oh, i want ikea now.i'd have to drive 10 hours at least to get some.probably not worth it.
I think maybe I should get some for my son who could always use some fine motor arts practice. Other stores have this too or similar stuff.
Oh yeah, I got those same ones at Ikea for my neices, isnt it great!?...and by the way the fruit platter looks amazing!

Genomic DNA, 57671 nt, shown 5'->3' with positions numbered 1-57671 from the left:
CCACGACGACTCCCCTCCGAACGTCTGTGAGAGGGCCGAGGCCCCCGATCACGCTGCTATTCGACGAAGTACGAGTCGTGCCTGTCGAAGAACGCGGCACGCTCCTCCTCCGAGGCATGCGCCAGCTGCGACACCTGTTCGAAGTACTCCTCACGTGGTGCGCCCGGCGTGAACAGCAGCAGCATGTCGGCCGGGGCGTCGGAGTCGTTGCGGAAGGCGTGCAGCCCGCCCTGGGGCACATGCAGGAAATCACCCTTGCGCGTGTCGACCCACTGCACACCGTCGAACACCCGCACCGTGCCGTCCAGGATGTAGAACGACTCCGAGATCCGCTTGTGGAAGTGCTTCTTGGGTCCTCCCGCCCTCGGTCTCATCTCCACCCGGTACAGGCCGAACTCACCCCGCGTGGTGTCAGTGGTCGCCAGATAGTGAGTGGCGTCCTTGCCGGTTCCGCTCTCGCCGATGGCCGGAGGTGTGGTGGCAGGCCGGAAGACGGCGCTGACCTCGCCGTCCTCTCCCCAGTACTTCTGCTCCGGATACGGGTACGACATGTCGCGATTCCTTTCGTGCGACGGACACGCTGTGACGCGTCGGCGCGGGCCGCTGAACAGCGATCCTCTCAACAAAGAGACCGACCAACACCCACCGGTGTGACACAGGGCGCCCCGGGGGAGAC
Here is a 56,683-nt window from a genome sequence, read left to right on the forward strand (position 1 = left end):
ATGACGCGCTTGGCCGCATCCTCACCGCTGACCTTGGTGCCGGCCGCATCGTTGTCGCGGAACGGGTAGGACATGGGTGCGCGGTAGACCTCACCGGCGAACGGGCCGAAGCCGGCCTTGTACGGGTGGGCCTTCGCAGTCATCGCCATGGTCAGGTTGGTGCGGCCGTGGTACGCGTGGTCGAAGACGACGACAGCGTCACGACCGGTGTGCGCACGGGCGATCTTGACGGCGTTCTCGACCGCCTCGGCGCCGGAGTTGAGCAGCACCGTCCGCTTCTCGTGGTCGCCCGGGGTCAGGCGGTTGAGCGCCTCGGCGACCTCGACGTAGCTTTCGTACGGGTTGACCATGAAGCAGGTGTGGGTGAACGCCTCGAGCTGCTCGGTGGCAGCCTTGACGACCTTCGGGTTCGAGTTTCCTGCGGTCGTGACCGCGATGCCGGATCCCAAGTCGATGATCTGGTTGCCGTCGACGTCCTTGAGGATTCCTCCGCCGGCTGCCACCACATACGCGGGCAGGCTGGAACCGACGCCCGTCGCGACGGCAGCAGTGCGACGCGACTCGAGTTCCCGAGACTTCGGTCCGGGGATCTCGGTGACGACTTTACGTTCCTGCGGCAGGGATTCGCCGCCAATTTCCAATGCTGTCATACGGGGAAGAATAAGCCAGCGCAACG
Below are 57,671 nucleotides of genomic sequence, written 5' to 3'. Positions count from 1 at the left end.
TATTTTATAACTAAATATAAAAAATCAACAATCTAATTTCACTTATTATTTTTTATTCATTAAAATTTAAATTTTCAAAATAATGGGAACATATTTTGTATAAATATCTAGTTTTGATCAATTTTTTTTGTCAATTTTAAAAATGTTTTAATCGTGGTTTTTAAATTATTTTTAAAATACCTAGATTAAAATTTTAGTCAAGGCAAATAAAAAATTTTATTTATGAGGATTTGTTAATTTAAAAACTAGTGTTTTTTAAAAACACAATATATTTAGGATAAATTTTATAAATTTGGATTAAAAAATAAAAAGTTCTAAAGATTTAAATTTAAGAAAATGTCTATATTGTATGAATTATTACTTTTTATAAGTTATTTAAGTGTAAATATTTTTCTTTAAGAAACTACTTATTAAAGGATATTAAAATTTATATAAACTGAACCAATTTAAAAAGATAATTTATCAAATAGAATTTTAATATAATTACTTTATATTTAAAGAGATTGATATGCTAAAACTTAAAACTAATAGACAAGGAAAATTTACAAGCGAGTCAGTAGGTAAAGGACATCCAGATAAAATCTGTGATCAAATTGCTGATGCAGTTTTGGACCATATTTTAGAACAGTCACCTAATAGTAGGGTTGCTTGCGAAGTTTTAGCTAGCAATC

My kids LOVE Perler beads. About twice a year I have to restock because they spend hours and hours playing with them and having me iron them. They are great for lots of things... we send them to grandparents in envelopes. I am sure they love that. ;)As far as the mix of Montessori and Waldorf goes... I have found them to be quite compatible (in my head... lol). Montessori is so much more organized and 'sterile' like I said in my post. That is the one difference in the practice that I can tell from the outside. They are both ‘whole child’ curriculums. They both try to see the child as a whole person and start at the beginning getting the child to love to learn being the main goal. Waldorf seems to have a lot of rhythm. They even concentrate of the rhythm of the year as a main teaching venue (love that). Montessori almost seems like a behaviorist approach. The environment is everything. I find that the way they set up their spaces to be relaxing, organized, a bit sterile, but always accessible. I have met teachers with cluttered classrooms in Montessori methods… but not often. And all the books make it look very clean and neat. Every picture is crisp and the baskets of natural material toys are all labeled with pictures for younger and words for older, etc… Very neat and easy to keep neat. Even the way that Montessori teachers teach the kids to keep their projects on those mats (brilliant!) helps keep the environment clean and neat. I do like sequence that Montessori has included… say a child wants to pour the juice. That morning, they would start with a small pitcher of lentils or other small bean, then they would move on to water when they don’t spill any of the lentils. Again… brilliant. If you have the discipline. I don’t usually so Waldorf has always been easier for me to apply.Waldorf is a bit more messy. A bit more artsy, loose… a bit more hippie. ;) They have a lot of room for expression. The nature table idea (which we had for years and then I had another baby) is something that I think is amazing. I LOVED putting out different colored candles and silks and then watching what my kids would choose to put on the nature table each season. It was like they were drawn to it. Very natural for me to have things like that. (Did I mention I really think curriculum is about the personality of the teacher… it is like if we like it, we can sell anything. :) ) As far as similarities in environment, I see lots of baskets, lots of natural materials, lots of hands on, lots of setting up experiences and environments so that the children will find it very easy to go from one thing to another and learn along the way. Sequence, rhythm, balance. Both founders were amazing and brilliant. I am still comparing and learning, and I don’t even try to delve into spirituality or philosophy quite yet… I haven’t read enough side by side yet… but I am enjoying the study. Feel free to email me at BlueRoseMama@hotmail . com I’d love to chat and get feedback. :)